“When Christ who is your life appears, then you also will appear with him in glory.” (Colossians 3:4)
This is not later, but now! The only thing that will be different later–when He physically comes back–is we will get new physical bodies like He has. You know, the type of body He rose from the dead with? Poppin’ in and out of thin air, ascending into the sky and stuff? (See 1 Corinthians 15:52).
When I came to understand this truth, that Jesus’ eternal life is my eternal life, the most famous Bible verse of all time began to glow:
“For God so loved the world, that He gave His only begotten Son, that whoever believes in Him shall not perish, but have eternal life.” (John 3:16)
Who is it that has eternal life? A life with no beginning or end? JESUS! So, we receive His life as our life which causes us to always be in His family! Therefore, we can always call God, Dad, because we are coheirs with Christ! (See Romans 8:17).
Yet still, a behavior-focused person might say, “God is our King! We are to worship Him, bow down, and never dishonor Him by calling Him Dad!”
Friend, yes, He is King. But we are His royal children. We are on a different level than the rest of the world, than the unbelievers. We are children of the King. The King is our Dad, so we don’t bow down in fear. We walk right up to Him and sit on His lap on the throne–fearless, full of trust, admiration, comfort, security, and love. The Cross has made this relationship possible, because the Cross has removed our sins. That event, and our faith in it, birthed us into regal, celestial immortally.
And yes, we worship Him, but not out of obligation or anxiety. Instead, out of gratitude. Out of thankfulness. Out of the sense of stability in which He freely gives us as Abba. There’s no need to worship God “Because me must!” “Because He needs it!” or because of fear. Remember, fear has to do with punishment and Jesus was already punished plenty. Our Dad’s love for us is perfect (see Romans 5:1, 1 John 4:18).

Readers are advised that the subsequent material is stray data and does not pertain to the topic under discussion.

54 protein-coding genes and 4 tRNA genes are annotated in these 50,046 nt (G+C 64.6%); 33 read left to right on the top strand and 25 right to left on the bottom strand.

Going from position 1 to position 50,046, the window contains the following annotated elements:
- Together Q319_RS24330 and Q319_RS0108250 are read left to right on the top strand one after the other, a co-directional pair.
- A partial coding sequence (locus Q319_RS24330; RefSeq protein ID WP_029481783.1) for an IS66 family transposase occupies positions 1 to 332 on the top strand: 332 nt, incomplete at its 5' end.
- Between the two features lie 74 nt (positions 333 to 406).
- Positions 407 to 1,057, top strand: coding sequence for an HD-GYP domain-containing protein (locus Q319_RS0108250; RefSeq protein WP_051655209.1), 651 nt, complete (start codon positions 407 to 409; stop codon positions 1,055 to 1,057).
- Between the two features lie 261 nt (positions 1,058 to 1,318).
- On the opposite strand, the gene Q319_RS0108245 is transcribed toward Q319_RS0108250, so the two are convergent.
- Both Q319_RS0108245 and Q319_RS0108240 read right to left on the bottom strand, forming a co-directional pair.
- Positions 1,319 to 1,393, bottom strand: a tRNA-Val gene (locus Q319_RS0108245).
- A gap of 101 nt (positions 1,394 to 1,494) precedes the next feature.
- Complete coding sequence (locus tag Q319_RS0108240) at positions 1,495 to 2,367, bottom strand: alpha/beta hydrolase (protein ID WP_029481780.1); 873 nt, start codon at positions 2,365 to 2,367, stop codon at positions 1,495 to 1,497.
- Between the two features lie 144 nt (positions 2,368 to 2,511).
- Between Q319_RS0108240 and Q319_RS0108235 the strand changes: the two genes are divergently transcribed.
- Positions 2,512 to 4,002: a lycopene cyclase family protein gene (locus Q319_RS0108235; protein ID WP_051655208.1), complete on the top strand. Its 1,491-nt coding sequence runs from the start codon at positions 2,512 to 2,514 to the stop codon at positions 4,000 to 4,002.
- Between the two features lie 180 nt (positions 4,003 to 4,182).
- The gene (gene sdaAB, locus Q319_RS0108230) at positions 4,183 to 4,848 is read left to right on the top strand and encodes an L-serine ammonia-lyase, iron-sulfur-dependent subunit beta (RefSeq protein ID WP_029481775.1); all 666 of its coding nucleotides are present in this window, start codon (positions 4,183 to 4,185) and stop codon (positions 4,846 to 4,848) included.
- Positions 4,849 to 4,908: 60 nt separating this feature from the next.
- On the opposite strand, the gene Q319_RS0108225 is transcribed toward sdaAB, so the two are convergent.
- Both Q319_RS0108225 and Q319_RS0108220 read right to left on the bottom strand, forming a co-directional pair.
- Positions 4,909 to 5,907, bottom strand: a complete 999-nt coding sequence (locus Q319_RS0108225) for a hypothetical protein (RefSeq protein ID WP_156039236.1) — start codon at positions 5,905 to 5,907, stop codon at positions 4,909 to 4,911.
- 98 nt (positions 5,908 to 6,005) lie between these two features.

We are not serving God out of fear, nor worshiping Him to butter Him up or appease His ego. We are family and friends. We are no longer called servants. Read what Jesus said:
“I no longer call you servants, because a servant does not know his master’s business. Instead, I have called you friends, for everything that I learned from my Father I have made known to you.” (John 15:15)
God has chosen to let all of us know His business. His business was formerly a mystery, until Christ came. Now, through Jesus, the mystery of God is over. The mystery is the Spirit of Jesus Christ in us, permanently, by grace through faith, which has caused us to become children of God! (See Colossians 1:26-28, Hebrews 1:1-3, Ephesians 2:8,9, John 1:12).
So today, my friends, know this: The apostle John wrote his letter 1 John as an old man. It is said that as he was carried into the church of young believers, addressed in this letter, he always smiled at the crowd while repeating, “Love one another. Love one another. Love one another.” This was John’s message. The self-proclaimed, “Apostle whom Jesus loved” (see John 13:23) knew God loved us, and that God lives in us, causing us to love too. John also knew we had nothing to fear as His children. So excited about this truth, he penned, “See what great love the Father has lavished on us, that we should be called children of God! And that is what we are!” (See 1 John 3:1).
A prayer for you: Dad, I love you. When I think about how big and strong you are, and that you’re MY Dad, I get a lump in my throat and misty-eyed. I feel so protected. I feel so secure. You are my King, my Dad, my God, my everything. Thank you for making me your son. Right now, I lift up all who are reading this, directly to you. So many of them are unnecessarily afraid of you, they don’t understand your perfect fatherly love. Today, I ask that you set them free from this fear. Your desire is to make them feel joyful, confident, and always full of hope! You never say, “Prove you are my child by worshiping me!” No. You say, “I love you just as you are. You are my masterpiece.” Help them to grow in this loving relationship in which they have with you through Jesus. Help them to understand you aren’t always serious, but sometimes funny, and sometimes playful. Help these dear readers to know that you enjoy life! And that you came to give us the most abundant life of all–life through Christ! Thank you for being our Dad. Amen.
This devotional is from The Christian Identity, Volume 1. Get your copy here!